In November 2007 I traveled around western Iowa with Sen. John McCain as he tried to claw his way back into the 2008 Republican presidential primary race. McCain's campaign had famously melted down a few months earlier, sending him plunging in the polls. Things didn't look good.

As we rode in a battered minivan, I asked McCain about his troubles, mainly campaign money problems and then the fallout from his stand in favor of immigration reform. Which was worse? I asked. McCain answered quickly: Immigration.

"I can show you polling numbers that it really didn't have anything to do with the financial situation," McCain told me. "As the immigration issue became hotter and hotter among Republicans, I started down."

To recover, McCain talked tough on immigration. His mantra became "secure the border first." It was enough for him to get back on his feet and eventually win the GOP nomination, despite a fourth-place showing in Iowa.

Now, potential Republican presidential candidates are making their way to Iowa again. So far Marco Rubio, Rand Paul and Scott Walker have made the trip, with Rick Santorum planning to go soon. And despite the belief in some quarters that immigration will be a less potent issue among Republican voters this time around, so far it appears to be having a serious effect on Rubio, the potential candidate most identified with the issue.

Over the weekend I emailed a number of Iowa conservatives to ask them a few general questions about the GOP field. I didn't mention immigration or any other issue; I just wanted their thoughts. What I got back, as far as Rubio was concerned, was all about immigration, and nearly all negative

"Over the last three months, Marco Rubio's name and face and voice have been so attached to the comprehensive immigration bill that it has virtually killed any enthusiasm among Republicans in Iowa for a Rubio presidential candidacy," said GOP State Central Committee member Jamie Johnson. "Most Republicans here now see Rubio as the amnesty candidate."

"Rubio seems to be so damaged it will be very difficult for him to recover here in Iowa," said Rep. Steve King. "My perspective is that the immigration issue will sort Republican candidates."

"Rubio has hurt himself immeasurably with his support of the current immigration bill," said Sioux City conservative radio host Sam Clovis. "The rule of law still trumps all the feel-good aspects of the bill."

"Immigration will be a separator issue, for sure," said Chuck Laudner, a longtime GOP activist allied with King and an influential supporter of Santorum in 2012.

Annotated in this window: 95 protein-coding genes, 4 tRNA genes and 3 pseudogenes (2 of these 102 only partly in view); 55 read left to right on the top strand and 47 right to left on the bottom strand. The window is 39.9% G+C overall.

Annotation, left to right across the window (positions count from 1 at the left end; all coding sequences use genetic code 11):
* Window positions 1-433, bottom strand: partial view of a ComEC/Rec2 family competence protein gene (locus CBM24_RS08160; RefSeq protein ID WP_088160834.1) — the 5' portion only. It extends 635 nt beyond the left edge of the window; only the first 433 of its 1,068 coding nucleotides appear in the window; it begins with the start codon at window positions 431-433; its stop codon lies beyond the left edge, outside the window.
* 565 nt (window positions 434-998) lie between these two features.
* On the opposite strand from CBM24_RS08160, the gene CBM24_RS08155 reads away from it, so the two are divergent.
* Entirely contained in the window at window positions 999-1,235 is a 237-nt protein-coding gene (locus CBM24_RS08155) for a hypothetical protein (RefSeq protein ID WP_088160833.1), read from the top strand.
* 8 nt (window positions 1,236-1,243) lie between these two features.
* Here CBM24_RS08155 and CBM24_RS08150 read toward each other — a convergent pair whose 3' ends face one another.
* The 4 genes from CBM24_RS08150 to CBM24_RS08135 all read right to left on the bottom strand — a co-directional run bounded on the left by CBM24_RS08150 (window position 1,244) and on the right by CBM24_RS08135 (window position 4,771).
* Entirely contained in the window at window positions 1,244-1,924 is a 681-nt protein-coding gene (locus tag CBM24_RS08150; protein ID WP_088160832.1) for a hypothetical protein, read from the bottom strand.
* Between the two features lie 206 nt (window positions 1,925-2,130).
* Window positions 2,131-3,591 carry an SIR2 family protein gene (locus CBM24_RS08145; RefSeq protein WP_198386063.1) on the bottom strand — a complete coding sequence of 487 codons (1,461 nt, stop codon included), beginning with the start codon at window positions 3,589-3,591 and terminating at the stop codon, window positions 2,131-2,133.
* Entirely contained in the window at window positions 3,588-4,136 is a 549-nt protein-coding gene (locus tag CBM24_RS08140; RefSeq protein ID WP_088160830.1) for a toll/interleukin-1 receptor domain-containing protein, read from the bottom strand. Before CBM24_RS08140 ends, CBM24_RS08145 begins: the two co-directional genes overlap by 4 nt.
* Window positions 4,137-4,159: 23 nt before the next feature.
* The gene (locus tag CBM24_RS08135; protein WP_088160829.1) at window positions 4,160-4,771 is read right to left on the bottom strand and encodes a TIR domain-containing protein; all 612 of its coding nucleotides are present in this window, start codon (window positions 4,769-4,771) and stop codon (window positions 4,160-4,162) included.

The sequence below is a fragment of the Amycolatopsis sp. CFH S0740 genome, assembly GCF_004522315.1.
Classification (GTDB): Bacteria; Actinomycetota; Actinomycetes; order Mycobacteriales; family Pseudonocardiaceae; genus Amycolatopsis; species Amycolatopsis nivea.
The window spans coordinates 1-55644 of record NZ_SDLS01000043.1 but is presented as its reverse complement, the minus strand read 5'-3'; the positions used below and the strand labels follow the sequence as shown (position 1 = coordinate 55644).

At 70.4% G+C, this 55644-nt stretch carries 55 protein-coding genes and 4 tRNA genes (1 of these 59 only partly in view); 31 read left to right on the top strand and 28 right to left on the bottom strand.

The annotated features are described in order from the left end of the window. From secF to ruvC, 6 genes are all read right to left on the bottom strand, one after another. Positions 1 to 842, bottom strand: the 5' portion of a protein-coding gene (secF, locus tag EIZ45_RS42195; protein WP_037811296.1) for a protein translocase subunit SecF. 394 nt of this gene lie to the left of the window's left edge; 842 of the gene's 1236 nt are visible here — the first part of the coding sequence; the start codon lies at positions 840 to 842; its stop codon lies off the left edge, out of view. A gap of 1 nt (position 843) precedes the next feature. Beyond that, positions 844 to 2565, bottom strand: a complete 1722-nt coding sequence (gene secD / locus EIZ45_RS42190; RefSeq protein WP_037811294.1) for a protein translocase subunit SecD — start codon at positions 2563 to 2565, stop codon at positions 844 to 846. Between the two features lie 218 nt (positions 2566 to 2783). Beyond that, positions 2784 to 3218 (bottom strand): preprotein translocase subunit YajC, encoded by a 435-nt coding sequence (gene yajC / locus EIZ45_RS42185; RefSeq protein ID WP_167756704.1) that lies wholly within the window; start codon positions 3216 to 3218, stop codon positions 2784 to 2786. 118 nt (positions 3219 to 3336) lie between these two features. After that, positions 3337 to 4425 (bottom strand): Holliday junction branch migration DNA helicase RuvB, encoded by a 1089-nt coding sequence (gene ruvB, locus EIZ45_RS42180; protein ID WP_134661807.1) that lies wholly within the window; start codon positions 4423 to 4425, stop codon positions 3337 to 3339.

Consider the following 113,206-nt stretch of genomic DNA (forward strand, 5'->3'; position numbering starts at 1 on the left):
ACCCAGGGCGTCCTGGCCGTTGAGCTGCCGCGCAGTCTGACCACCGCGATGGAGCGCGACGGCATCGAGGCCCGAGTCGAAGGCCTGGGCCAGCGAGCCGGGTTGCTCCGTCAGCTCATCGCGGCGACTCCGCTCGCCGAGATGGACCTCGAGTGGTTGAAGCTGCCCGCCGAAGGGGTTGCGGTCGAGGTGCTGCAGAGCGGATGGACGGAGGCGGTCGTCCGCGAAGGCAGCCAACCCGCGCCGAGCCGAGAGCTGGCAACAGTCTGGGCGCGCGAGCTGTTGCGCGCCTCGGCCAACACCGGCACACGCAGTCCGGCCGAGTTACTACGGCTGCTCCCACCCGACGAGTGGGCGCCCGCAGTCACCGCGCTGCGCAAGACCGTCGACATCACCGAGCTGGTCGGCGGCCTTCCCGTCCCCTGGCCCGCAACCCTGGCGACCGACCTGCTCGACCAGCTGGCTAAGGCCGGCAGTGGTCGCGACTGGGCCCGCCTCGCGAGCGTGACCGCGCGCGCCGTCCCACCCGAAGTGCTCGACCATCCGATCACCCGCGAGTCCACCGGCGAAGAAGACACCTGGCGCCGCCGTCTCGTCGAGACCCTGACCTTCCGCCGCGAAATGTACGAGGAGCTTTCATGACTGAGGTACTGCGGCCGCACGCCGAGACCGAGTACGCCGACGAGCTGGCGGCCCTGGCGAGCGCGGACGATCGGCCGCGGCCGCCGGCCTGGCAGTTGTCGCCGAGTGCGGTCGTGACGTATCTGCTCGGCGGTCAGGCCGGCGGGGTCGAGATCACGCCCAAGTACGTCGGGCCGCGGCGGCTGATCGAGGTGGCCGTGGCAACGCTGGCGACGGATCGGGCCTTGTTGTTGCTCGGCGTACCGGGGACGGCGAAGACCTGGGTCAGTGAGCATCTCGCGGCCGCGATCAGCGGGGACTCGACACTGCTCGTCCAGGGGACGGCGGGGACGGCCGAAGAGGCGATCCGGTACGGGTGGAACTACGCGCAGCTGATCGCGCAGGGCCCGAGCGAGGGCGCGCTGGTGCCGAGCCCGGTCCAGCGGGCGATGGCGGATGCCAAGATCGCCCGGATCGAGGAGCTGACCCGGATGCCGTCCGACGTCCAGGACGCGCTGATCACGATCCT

Those are all opinions from the party's more conservative wing, but of course conservatives remain quite influential in Iowa. Take a step back, though, look at the whole Iowa GOP, and some will argue that immigration hasn't sunk Rubio's chances at all. The problem is, it has made him a divisive figure.

"Rubio is somewhat polarizing in Iowa," said Craig Robinson, who runs The Iowa Republican, an influential blog in state GOP circles. "Some conservatives think his push for immigration reform has ended any thought of him running for president in 2016. I am not ready to write him off. Sure, it's not going to endear him to the Steve King loyalists in the state, but he is still someone that people generally like and respect."

The bottom line is that by pushing so hard for comprehensive immigration reform, and by working so closely with intensely partisan Democrats like Sen. Charles Schumer (as McCain had with the late Sen. Ted Kennedy), Rubio has lost some of his appeal to GOP voters in the nation's first-voting state.

A candidate doesn't have to win Iowa to win the nomination. And perhaps Rubio's problems won't last. McCain made the mistake of promoting immigration reform at the same moment he was gearing up his run for president. Rubio has two years before he starts running full time. Memories might fade.

But one thing probably won't fade, and that is the conservative voter's attitude toward government. Rubio's immigration proposal is a sprawling plan that would legalize millions of currently illegal immigrants and give new powers to the secretary of Homeland Security, while promising enhanced border security within a few years. It's a promise many Republicans didn't believe a few years ago.

In '07, I asked McCain what was the most fundamental problem with his reform proposal. "What I underestimated was the lack of trust and confidence in government," he told me. "I mean, I said time after time, 'We'll enforce the borders. We'll enforce the borders. Here's X billion dollars to do it. We'll enforce the borders.' They just didn't believe us."

They still don't, and that could mean serious trouble for Marco Rubio.

Byron York, The Washington Examiner's chief political correspondent, can be contacted at His column appears on Tuesday and Friday, and his stories and blogposts appear on